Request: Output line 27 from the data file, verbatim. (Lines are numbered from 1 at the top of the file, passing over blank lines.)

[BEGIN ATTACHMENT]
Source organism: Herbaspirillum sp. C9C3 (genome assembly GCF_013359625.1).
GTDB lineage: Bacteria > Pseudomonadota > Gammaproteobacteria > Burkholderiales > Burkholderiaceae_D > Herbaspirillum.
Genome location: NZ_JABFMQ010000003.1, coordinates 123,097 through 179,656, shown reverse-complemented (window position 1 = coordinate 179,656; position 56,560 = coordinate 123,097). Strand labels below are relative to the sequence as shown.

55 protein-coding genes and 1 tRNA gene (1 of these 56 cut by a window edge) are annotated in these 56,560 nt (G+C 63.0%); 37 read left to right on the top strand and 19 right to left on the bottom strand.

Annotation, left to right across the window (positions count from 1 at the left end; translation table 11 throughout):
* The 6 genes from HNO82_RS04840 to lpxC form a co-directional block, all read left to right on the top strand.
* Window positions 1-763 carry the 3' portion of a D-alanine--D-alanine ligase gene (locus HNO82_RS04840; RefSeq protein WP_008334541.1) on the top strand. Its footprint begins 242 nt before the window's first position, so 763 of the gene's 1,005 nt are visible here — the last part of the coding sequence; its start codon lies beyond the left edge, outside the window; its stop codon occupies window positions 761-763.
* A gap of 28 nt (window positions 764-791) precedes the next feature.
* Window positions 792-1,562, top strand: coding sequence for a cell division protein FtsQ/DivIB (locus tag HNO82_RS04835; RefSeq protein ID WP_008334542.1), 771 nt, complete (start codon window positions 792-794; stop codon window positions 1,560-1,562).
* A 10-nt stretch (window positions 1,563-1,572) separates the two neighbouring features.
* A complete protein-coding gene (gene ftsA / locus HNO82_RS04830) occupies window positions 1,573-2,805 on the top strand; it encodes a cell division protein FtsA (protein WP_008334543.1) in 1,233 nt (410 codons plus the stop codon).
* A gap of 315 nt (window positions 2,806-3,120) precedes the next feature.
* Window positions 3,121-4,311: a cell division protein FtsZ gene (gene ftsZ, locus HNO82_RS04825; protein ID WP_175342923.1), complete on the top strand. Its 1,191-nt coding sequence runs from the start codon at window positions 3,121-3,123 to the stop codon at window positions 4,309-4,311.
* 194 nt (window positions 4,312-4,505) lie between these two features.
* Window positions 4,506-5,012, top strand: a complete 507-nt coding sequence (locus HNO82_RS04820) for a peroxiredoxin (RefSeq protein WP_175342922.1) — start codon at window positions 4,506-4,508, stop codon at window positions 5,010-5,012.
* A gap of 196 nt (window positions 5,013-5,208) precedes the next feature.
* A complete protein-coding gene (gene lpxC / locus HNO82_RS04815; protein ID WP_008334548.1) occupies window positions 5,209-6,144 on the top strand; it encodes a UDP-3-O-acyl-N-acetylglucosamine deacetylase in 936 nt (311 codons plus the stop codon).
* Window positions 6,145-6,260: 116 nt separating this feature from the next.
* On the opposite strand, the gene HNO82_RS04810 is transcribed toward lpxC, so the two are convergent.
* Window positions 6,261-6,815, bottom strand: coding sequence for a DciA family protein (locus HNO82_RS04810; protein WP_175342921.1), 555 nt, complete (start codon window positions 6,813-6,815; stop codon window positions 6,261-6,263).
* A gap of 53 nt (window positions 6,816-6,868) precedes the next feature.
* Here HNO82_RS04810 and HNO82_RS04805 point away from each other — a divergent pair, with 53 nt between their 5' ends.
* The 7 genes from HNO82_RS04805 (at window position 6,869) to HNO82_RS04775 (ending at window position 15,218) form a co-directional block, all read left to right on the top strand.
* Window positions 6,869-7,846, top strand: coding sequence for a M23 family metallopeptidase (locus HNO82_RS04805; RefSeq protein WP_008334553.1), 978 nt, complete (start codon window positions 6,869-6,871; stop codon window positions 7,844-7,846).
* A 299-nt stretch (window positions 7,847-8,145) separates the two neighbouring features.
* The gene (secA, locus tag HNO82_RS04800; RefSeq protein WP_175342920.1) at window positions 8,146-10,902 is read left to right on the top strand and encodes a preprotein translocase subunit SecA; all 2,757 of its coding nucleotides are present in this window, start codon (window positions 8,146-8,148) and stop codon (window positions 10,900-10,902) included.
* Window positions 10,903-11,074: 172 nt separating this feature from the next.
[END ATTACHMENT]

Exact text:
* Window positions 10,903-11,074: 172 nt separating this feature from the next.